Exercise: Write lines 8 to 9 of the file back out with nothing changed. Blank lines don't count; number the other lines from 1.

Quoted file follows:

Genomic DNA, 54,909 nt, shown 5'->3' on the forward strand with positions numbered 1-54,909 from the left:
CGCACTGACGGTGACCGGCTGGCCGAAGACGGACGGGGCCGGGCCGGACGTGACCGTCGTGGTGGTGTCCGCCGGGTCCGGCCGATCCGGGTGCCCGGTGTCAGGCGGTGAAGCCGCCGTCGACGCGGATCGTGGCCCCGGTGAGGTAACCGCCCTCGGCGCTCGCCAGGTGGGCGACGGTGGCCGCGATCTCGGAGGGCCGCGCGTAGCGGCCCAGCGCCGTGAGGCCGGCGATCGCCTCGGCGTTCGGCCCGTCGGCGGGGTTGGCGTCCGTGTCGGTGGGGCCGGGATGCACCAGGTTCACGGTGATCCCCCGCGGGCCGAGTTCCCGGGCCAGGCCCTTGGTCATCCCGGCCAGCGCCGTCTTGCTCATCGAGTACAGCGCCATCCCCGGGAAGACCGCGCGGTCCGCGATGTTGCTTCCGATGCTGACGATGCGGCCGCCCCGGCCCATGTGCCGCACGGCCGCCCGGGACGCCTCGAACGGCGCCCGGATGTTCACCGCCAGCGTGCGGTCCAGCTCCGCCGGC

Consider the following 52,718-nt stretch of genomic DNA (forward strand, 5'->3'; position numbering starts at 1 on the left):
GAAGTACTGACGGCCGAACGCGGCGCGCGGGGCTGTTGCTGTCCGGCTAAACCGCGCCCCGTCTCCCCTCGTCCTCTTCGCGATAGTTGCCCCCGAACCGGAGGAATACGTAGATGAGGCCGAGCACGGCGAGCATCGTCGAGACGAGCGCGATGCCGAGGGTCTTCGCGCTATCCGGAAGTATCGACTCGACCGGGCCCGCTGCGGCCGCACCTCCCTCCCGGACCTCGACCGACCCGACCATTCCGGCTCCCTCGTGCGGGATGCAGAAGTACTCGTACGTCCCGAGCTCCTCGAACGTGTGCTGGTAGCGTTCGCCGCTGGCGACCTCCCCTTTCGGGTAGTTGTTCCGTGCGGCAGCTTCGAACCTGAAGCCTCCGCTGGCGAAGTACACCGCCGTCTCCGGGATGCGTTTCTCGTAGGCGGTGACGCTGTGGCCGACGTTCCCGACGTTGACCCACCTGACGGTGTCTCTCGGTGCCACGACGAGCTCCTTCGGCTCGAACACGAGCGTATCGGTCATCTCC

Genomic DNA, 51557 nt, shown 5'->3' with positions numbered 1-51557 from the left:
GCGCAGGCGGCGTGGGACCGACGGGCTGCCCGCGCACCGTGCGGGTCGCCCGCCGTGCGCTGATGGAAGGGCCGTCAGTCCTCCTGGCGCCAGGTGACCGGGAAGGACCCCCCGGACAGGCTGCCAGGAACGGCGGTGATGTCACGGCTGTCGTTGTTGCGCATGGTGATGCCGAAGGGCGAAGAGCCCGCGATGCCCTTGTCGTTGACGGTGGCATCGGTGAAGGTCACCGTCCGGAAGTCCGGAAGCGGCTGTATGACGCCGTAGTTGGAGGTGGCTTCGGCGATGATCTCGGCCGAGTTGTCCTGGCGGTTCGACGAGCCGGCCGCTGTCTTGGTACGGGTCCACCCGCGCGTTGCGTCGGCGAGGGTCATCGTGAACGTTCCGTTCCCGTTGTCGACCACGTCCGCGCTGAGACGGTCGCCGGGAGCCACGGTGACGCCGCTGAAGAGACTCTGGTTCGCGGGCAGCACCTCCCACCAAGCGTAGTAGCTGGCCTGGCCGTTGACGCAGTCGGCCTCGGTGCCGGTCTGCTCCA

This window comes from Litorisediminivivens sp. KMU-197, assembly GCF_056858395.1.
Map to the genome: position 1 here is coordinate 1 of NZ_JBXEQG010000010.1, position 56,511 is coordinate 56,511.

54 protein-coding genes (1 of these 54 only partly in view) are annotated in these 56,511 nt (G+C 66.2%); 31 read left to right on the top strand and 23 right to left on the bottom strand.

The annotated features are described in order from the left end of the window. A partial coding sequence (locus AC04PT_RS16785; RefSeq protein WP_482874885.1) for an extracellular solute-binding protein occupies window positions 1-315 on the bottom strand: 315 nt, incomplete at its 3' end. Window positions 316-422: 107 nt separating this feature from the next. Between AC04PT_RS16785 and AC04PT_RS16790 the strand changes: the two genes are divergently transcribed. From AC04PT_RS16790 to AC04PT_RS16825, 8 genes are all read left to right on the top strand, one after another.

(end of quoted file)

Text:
Map to the genome: position 1 here is coordinate 1 of NZ_JBXEQG010000010.1, position 56,511 is coordinate 56,511.

54 protein-coding genes (1 of these 54 only partly in view) are annotated in these 56,511 nt (G+C 66.2%); 31 read left to right on the top strand and 23 right to left on the bottom strand.